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Hospital-Based Health Technology Assessment

The Next Frontier for Health Technology Assessment

  • Laura Sampietro-Colom
  • Janet Martin

Table of contents

  1. Front Matter
    Pages i-xii
  2. Introduction

    1. Front Matter
      Pages 1-1
    2. Laura Sampietro-Colom, Janet Martin
      Pages 3-11
  3. HB-HTA Case Studies from Around the Globe

    1. Front Matter
      Pages 13-13
    2. Lennart Jivegård, Christina Bergh, Jenny Kindblom, Ola Samuelsson, Petteri Sjögren, Henrik Sjövall et al.
      Pages 15-28
    3. Risto P. Roine, Iris Pasternack
      Pages 29-37
    4. Kristian Kidholm, Anne Mette Ølholm
      Pages 39-44
    5. Gert Jan van der Wilt, Maroeska Rovers, Wija Oortwijn, Janneke Grutters
      Pages 45-55
    6. Laura Sampietro-Colom, Marcelo Soto, Cristina García, Soledad Benot
      Pages 57-69
    7. Alexandre Barna, Björn Fahlgren, Emmanuel Charpentier, Clément Taron-Brocard, Loïc Guillevin
      Pages 71-76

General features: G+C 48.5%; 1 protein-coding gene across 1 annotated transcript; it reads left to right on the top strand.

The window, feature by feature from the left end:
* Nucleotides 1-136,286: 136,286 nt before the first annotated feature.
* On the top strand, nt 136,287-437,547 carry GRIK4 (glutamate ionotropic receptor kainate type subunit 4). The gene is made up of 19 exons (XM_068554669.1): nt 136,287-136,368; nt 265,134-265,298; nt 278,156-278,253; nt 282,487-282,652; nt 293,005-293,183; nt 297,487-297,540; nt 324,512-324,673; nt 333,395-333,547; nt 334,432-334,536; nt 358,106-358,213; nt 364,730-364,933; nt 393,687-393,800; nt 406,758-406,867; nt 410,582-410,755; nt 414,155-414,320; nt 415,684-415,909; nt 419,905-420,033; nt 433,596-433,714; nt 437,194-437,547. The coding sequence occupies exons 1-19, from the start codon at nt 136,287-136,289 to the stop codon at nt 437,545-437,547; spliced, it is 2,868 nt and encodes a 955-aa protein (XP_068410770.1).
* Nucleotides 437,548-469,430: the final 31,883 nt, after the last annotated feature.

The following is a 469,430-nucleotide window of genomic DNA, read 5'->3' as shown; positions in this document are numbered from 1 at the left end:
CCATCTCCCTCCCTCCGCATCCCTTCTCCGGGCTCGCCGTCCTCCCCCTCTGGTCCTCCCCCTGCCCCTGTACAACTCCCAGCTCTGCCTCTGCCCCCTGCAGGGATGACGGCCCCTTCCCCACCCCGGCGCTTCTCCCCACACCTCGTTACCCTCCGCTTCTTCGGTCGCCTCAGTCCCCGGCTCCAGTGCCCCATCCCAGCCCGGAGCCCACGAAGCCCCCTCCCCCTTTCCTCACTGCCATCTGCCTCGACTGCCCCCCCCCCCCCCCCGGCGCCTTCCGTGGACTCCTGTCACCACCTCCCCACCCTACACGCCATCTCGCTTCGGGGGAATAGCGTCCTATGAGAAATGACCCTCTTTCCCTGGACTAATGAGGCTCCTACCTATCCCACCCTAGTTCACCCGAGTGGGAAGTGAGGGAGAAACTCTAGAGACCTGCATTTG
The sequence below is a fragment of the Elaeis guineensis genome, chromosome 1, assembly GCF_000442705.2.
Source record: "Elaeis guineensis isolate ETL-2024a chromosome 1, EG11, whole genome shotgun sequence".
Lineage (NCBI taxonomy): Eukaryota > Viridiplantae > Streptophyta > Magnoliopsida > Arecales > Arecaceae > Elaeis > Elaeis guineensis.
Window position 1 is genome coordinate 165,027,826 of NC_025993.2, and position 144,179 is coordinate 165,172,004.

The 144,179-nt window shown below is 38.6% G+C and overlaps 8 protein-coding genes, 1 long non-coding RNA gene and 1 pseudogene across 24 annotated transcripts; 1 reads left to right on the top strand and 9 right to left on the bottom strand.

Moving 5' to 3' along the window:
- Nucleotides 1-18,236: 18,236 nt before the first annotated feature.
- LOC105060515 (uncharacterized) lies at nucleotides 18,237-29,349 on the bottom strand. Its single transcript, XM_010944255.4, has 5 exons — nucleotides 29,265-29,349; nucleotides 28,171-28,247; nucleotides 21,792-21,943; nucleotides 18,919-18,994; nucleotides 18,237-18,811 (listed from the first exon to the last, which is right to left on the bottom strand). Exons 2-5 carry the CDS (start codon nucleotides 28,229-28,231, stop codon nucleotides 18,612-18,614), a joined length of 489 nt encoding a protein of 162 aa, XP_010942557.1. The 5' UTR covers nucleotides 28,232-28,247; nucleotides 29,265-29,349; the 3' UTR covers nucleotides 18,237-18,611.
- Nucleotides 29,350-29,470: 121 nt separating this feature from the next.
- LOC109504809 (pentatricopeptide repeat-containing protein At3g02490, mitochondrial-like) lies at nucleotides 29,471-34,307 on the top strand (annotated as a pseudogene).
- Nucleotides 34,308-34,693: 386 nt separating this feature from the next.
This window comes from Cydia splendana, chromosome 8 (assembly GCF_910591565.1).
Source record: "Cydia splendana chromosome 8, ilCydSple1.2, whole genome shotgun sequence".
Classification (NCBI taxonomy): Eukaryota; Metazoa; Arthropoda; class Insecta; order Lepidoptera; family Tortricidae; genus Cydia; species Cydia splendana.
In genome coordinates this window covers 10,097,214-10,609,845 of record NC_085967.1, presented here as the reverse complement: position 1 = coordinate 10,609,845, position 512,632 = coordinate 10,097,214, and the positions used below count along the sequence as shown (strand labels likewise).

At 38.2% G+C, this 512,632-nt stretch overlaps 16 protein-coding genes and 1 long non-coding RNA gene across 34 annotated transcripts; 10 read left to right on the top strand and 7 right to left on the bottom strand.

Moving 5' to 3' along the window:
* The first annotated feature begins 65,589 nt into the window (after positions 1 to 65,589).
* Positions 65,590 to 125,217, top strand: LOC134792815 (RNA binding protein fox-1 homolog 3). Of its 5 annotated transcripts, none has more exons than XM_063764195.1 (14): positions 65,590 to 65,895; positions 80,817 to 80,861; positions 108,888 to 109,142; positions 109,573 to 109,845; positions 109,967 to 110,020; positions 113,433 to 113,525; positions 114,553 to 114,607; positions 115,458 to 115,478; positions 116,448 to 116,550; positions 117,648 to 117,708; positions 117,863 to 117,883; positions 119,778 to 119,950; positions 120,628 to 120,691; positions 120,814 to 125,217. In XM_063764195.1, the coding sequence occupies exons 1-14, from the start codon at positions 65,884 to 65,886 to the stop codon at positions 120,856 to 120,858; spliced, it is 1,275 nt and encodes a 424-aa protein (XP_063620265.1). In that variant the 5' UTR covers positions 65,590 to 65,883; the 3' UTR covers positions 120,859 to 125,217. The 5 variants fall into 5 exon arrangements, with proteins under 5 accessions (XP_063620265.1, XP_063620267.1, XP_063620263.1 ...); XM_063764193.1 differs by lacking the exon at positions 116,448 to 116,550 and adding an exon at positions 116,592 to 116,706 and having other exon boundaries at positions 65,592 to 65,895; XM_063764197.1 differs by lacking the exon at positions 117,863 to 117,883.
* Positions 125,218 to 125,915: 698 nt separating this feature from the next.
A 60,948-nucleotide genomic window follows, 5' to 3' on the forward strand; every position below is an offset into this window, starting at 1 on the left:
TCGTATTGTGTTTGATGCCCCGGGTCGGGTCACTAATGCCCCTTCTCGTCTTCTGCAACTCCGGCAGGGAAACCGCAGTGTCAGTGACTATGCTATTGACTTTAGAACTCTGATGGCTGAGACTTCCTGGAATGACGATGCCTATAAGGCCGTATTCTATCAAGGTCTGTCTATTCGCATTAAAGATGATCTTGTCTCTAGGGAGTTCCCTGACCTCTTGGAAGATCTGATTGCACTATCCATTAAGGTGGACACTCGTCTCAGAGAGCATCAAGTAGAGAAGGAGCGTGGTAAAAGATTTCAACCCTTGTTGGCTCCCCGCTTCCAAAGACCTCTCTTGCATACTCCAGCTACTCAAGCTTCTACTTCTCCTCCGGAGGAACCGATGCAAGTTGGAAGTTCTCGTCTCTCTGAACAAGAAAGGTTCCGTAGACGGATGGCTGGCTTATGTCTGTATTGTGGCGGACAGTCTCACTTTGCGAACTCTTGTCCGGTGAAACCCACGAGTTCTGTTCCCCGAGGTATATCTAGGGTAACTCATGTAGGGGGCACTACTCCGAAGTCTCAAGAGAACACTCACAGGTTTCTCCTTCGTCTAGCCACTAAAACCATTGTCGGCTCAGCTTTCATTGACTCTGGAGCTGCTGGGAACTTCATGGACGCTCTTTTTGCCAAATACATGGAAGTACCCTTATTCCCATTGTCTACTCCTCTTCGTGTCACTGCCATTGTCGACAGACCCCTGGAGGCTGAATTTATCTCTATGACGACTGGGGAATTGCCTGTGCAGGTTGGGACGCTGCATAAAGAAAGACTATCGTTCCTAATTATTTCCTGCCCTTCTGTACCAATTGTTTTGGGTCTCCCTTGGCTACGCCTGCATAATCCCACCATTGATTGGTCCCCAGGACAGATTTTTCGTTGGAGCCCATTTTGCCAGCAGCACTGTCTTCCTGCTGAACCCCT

8. Jean-Blaise Wasserfallen, Christophe Pinget
      Pages 77-83
    9. Marco Marchetti, Americo Cicchetti
      Pages 85-94
    10. Rabia Kahveci, Tanju Tütüncü, Yunus Nadi Yüksek, Emine Özer Küçük, Esra Meltem Koç, Nurullah Zengin
      Pages 95-105
    11. Janet Martin, Avtar Lal, Jessica Moodie, Fang Zhu, Davy Cheng
      Pages 127-152
    12. Christian A. Bellemare, Jean-François Fisette, Thomas G. Poder, Suzanne K. Bédard, Pierre Dagenais
      Pages 185-200
    13. Marc Rhainds, Geneviève Asselin, Martin Coulombe
      Pages 201-211
    14. Craig A. Umscheid, Matthew D. Mitchell, Brian F. Leas, Julia G. Lavenberg, Kendal Williams, Patrick J. Brennan
      Pages 213-226
    15. Robin Cisneros, Sandra Arthurs, Jo Carol Hiatt
      Pages 227-238
    16. Marisa Santos, Carlos Magliano, Diorela Bruschi Kelles, Silvana Marcia Bruschi Kelles, Airton Stein
      Pages 239-246
    17. Graciela Demirdjian, Rafael Kurtzbart, Ramon Hernandez
      Pages 247-261
    18. Debjani B. Mueller, Moreshnee Govender